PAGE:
In its ruling on Tuesday, the World Trade Organization (WTO) said the European Union had failed to remove support in the form of preferential government loans for Airbus's A380 superjumbo and A350 twin-aisle jet programs, causing losses for Boeing and U.S. aerospace workers.
But the WTO also dismissed USA claims that loans for the A320 and A330, the most popular Airbus models, were also costing Boeing significant sales, thus narrowing the scope of the ruling. "The EU will now take swift action to bring itself into line with WTO rules as regards its remaining obligations", she said in a statement.
The court confirmed that in May 2011 the European Union and four of its member States (Germany, France, the United Kingdom, and Spain) conferred more than $18bn in subsidized financing to Airbus and had caused Boeing to lose sales of more than 300 aircraft and market share throughout the world.
Shares of Airbus reversed earlier gains to trade down as much as 1.8% immediately after the ruling was published. "It shatters Boeing's claim it perpetuated for years that their WTO case undermines European industrial-government partnership".
Later this year, the WTO is expected to issue a final ruling in a separate case in which the European Union challenged billions of dollars in US aid to Boeing.
European Trade Commissioner Cecilia Malmstroem insisted that the ruling also rejected "the vast majority" of U.S. claims against it, while saying in a statement that the bloc "will now take swift action to ensure it is fully in line with the WTO's final decision in this case". NJ gov signs bill to skirt GOP tax law provision MORE (R-Texas) said in a statement.
The size of USA tariffs to be allowed will be determined through a WTO arbitration process, and will be based on the annual harm to United States and Boeing - losses that the U.S. had previously pegged as ranging from $7bn to $10bn a year.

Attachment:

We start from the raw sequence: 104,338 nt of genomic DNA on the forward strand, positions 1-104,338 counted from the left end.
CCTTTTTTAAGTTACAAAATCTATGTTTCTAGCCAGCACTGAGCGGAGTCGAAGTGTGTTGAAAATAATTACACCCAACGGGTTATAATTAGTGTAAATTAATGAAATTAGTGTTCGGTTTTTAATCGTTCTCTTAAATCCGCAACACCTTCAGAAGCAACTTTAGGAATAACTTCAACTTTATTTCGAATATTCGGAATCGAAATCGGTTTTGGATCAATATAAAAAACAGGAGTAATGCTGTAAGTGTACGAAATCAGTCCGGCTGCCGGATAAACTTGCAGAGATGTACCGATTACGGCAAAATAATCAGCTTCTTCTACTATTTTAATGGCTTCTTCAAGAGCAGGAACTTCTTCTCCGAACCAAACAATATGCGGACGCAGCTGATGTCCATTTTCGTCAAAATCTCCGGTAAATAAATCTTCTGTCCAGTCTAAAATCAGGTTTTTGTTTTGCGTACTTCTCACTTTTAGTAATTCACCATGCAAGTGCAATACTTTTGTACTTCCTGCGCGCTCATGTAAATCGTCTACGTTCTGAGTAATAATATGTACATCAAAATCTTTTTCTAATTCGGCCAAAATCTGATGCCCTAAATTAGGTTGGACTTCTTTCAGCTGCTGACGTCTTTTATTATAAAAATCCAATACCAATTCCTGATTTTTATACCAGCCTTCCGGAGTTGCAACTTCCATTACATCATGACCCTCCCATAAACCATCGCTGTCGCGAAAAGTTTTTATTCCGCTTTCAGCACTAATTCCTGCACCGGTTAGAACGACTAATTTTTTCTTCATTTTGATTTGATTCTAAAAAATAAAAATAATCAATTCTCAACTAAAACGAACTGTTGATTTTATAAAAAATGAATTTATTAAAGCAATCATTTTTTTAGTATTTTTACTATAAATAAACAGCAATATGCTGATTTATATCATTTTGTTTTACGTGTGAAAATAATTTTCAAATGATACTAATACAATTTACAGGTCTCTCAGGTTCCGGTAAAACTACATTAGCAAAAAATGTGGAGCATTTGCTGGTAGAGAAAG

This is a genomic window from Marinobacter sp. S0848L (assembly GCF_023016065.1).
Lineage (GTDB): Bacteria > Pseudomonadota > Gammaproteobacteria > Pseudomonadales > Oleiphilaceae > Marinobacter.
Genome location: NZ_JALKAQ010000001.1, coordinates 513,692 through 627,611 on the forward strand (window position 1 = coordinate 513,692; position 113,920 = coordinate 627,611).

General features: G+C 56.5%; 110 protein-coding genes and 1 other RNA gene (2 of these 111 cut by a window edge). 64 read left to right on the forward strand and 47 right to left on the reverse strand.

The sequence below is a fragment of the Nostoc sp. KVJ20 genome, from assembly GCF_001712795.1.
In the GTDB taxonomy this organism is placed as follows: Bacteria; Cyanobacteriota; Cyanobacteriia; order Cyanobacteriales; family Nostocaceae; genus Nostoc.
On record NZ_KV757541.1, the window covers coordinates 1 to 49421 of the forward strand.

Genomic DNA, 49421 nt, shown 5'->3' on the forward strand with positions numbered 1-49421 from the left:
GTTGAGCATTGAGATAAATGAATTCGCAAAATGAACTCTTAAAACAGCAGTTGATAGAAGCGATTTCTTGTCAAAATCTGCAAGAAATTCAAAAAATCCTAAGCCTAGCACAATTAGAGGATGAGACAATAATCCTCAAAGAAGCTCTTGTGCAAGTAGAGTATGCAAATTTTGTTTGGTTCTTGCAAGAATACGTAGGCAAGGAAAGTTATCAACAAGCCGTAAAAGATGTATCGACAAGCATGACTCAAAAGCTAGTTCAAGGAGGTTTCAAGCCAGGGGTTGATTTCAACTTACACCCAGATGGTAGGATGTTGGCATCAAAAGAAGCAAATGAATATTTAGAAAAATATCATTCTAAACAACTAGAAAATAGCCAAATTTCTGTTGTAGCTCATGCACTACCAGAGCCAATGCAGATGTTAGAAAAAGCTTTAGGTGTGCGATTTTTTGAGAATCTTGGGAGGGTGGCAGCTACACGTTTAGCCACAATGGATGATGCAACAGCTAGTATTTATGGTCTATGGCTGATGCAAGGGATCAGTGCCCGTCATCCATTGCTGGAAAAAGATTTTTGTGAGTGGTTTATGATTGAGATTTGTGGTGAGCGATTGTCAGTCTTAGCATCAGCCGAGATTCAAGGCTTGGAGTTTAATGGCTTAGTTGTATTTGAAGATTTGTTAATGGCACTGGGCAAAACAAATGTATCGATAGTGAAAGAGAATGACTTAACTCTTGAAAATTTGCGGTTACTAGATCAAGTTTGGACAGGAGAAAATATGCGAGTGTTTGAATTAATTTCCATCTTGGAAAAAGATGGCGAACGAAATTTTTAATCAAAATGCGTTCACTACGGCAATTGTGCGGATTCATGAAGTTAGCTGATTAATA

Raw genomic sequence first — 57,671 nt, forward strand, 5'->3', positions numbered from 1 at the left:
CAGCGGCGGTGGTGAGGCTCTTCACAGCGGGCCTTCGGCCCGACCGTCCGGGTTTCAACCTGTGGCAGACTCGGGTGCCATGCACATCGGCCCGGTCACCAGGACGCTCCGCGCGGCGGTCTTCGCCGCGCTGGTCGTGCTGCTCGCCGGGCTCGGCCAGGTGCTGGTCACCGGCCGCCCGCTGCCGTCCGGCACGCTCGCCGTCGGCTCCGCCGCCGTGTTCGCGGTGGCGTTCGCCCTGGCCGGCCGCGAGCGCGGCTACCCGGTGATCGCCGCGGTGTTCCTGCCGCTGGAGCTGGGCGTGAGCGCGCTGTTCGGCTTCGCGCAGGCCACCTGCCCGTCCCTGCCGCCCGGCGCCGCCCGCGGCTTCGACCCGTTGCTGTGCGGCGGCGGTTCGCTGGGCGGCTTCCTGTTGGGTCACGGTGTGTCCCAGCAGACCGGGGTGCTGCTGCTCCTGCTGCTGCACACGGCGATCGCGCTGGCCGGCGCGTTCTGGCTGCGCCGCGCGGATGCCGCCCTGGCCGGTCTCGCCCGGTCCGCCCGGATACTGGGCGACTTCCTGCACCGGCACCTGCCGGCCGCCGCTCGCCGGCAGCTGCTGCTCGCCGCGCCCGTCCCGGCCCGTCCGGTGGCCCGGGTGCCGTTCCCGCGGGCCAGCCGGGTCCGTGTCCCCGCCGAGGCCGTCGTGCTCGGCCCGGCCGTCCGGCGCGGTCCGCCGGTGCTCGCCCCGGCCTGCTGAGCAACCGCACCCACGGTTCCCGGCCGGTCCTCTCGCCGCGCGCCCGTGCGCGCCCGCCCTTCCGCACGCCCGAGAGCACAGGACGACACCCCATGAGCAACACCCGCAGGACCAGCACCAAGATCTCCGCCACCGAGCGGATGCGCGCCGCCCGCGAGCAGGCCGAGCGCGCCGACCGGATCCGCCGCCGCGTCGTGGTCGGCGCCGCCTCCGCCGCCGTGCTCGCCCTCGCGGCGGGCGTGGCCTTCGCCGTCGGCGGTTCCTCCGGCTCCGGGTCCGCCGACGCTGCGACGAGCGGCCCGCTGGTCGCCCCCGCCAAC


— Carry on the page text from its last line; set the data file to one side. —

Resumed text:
The CEO of Airbus, Tom Enders said, "Today's report is really only half the story".
The WTO case has yielded 5,000 pages of filings and cost tens of millions of dollars. Airbus also notes that Boeing is reportedly seeking further illegal tax breaks for the planned construction of the mid-sized B797 aircraft. Airbus estimates the total amount of lost sales since the beginning of these disputes at over $100bn. Boeing has estimated that it suffered commercial damages worth between US$7 billion and US$10 billion as a result. It is anticipated that USA tariffs will be authorized up to the amount of annual harm the subsidies are determined to cause.
The litigation adds to the tension between the U.S. and Europe, two once-cooperative trade partners that are already sparring over U.S. President Donald Trump's steel and aluminum tariffs and his decision to back out of a nuclear treaty with Iran, jeopardizing $40 billion in aircraft sales.
A big trade ruling in the long battle between Airbus and Boeing left both sides cheering.
But the organization also overturned a previous ruling that found the subsidies were hurting sales of the single-aisle 737, Boeing's most popular plane.